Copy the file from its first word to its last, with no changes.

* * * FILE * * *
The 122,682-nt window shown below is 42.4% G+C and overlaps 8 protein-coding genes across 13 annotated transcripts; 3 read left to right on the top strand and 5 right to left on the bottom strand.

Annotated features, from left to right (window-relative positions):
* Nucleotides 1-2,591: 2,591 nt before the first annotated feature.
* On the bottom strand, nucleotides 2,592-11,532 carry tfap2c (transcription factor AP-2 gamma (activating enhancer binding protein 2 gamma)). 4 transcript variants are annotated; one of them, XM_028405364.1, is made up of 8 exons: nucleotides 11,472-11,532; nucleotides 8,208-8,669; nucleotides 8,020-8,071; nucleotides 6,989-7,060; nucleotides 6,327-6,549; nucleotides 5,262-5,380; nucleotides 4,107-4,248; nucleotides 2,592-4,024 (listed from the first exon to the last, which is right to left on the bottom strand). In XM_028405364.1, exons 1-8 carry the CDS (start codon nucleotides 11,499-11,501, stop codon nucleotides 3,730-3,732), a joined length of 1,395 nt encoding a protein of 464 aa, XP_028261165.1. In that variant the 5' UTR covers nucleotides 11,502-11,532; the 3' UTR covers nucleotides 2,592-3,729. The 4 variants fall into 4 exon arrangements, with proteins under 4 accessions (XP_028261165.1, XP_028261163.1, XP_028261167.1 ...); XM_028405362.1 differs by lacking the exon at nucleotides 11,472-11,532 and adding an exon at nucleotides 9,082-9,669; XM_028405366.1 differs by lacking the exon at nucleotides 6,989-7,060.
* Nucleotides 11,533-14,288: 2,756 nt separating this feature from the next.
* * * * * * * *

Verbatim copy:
The 122,682-nt window shown below is 42.4% G+C and overlaps 8 protein-coding genes across 13 annotated transcripts; 3 read left to right on the top strand and 5 right to left on the bottom strand.

Annotated features, from left to right (window-relative positions):
* Nucleotides 1-2,591: 2,591 nt before the first annotated feature.
* On the bottom strand, nucleotides 2,592-11,532 carry tfap2c (transcription factor AP-2 gamma (activating enhancer binding protein 2 gamma)). 4 transcript variants are annotated; one of them, XM_028405364.1, is made up of 8 exons: nucleotides 11,472-11,532; nucleotides 8,208-8,669; nucleotides 8,020-8,071; nucleotides 6,989-7,060; nucleotides 6,327-6,549; nucleotides 5,262-5,380; nucleotides 4,107-4,248; nucleotides 2,592-4,024 (listed from the first exon to the last, which is right to left on the bottom strand). In XM_028405364.1, exons 1-8 carry the CDS (start codon nucleotides 11,499-11,501, stop codon nucleotides 3,730-3,732), a joined length of 1,395 nt encoding a protein of 464 aa, XP_028261165.1. In that variant the 5' UTR covers nucleotides 11,502-11,532; the 3' UTR covers nucleotides 2,592-3,729. The 4 variants fall into 4 exon arrangements, with proteins under 4 accessions (XP_028261165.1, XP_028261163.1, XP_028261167.1 ...); XM_028405362.1 differs by lacking the exon at nucleotides 11,472-11,532 and adding an exon at nucleotides 9,082-9,669; XM_028405366.1 differs by lacking the exon at nucleotides 6,989-7,060.
* Nucleotides 11,533-14,288: 2,756 nt separating this feature from the next.